Our Marriage Rulebook

There’s a reason why it’s been said that marriage is a lot of work. It’s because there’s so many stinking rules!
Take my husband and me for example. We both assumed sharing everything was a perk to getting married. He’d get to use all of my guns and I’d get to drive his pickup. Neither of us realized that the other person had stipulations on their stuff.
His “rules for tools” established the earliest clause to our marriage the first time I used his wrenches. After trying half a dozen before finding the one that fit the bolt I needed loosened, I just returned them all to the general vicinity of the tool box. I didn’t bother putting them back in order on the special wrench holder. My system didn’t flatter him.
Similarly, I wasn’t impressed when I found the brand new white hand towel I’d set out for company, all crumpled and a mottled, dingy-grey color. That’s when I clarified the bylaws for cleaning up with kitchen and bathroom towels. Since then, it’s been nothing but more and more rules regarding the stuff we share, and an ever-expanding rulebook.
Most rules get established after something’s been misused. His tin snips for example, aren’t for pruning lilac bushes, and my kitchen shears aren’t wire cutters. His small folding saw for elk hunting, saws bones, not tree limbs, and my high-dollar kitchen knives aren’t for cutting open plastic or cardboard packages. My vacuum and its attachments are not allowed to clean out old ranch pickups to be traded in. My mixing bowls and wooden spoons can’t be used for mixing milk replacer, and the kitchen broom isn’t for sweeping grimy debris out of pickup boxes. My husband’s shop floor has to be swept clean if I spill pet food or hay from the bale bed, and make a mess. I can’t turn his cute pan for collecting motor oil into a planter or use his railroad ties for landscaping, and the see-through thin shirts he calls summer work shirts, are not to be torn up for rags. He wants DVD’s back in their designated cases, not whatever’s handiest, and he insists that if I have room spray in our only bathroom, it will save our marriage.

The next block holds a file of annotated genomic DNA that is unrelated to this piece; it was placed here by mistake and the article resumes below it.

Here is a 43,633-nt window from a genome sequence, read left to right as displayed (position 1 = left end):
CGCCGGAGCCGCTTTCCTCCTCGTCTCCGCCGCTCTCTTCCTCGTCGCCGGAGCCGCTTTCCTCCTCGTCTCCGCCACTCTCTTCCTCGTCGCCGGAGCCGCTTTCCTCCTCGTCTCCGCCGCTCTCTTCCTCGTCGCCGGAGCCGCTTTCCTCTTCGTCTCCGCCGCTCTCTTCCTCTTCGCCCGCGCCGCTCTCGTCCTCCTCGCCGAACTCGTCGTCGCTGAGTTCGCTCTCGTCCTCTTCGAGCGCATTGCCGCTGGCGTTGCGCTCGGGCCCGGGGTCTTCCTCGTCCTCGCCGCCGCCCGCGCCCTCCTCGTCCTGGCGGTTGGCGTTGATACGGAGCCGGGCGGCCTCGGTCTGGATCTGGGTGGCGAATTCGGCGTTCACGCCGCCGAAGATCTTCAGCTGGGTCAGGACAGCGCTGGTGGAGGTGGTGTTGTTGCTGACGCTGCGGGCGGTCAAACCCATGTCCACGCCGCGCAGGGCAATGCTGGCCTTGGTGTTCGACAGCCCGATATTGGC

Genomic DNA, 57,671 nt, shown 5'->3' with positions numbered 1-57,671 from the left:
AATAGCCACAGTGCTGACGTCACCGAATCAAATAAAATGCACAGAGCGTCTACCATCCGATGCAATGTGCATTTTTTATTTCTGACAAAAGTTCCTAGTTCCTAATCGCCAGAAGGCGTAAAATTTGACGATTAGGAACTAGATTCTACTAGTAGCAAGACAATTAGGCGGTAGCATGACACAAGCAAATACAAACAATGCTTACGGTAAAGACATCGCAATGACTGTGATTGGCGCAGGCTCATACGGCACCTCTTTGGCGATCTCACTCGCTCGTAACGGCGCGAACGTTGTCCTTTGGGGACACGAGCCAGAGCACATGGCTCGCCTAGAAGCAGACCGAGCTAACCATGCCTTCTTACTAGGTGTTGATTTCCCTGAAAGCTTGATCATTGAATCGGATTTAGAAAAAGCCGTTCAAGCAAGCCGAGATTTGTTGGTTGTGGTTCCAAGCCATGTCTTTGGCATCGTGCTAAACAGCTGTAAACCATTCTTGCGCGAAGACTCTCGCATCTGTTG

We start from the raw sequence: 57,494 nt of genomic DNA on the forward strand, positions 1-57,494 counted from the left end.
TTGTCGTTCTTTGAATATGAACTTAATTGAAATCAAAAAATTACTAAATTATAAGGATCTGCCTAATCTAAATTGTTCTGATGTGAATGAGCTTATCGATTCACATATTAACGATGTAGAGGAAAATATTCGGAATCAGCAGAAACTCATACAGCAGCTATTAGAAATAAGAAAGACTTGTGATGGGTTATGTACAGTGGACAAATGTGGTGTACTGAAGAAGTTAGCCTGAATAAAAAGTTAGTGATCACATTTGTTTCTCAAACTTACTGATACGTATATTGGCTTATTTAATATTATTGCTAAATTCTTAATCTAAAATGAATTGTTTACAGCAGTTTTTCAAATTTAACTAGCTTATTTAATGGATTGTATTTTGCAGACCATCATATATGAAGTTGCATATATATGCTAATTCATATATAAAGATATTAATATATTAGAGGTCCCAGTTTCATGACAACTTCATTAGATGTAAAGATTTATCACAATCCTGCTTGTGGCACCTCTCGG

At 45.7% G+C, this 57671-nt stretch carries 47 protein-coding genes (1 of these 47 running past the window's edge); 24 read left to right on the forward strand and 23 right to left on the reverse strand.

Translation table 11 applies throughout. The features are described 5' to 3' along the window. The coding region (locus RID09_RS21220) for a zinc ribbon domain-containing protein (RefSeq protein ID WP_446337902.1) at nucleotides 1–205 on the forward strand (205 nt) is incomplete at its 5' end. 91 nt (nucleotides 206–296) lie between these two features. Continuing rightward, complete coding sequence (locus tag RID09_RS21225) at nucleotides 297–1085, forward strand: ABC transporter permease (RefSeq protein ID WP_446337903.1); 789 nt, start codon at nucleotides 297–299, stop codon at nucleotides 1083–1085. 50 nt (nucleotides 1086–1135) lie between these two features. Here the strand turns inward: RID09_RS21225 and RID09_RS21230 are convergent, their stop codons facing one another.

The rule on the freezers, pantry, and kitchen cabinets, is the same for pickup consoles and behind pickup seats. The person in charge of the appliance/equipment will do the organizing, cleaning, and discarding—no matter how senseless the system/mess may seem. When encountering problems with each other’s equipment, like the windrower or computer, the same rule applies: DO NOT continue if you’re not sure what to do; stop and ask the expert.
We both have systems for doing things. He likes horse trailers parked a certain way (that’d be parallel and straight), and I like clothes overlapping on the clothesline, not spaced apart. We don’t hesitate to clarify our preferred way of doing things, if each others’ job details differ. And out of respect for each other’s time, we follow rules each of us has to avoid unnecessary maintenance or cleaning on highly depended upon equipment like the tractor, rake, and windrower, or microwave, stovetop oven, dishwasher, and washing machine.
It’s taken years, but we’ve learned the most important rule about our marriage. It isn’t nearly as much work when we do things by the book.
column originally published May 17-23, 2009

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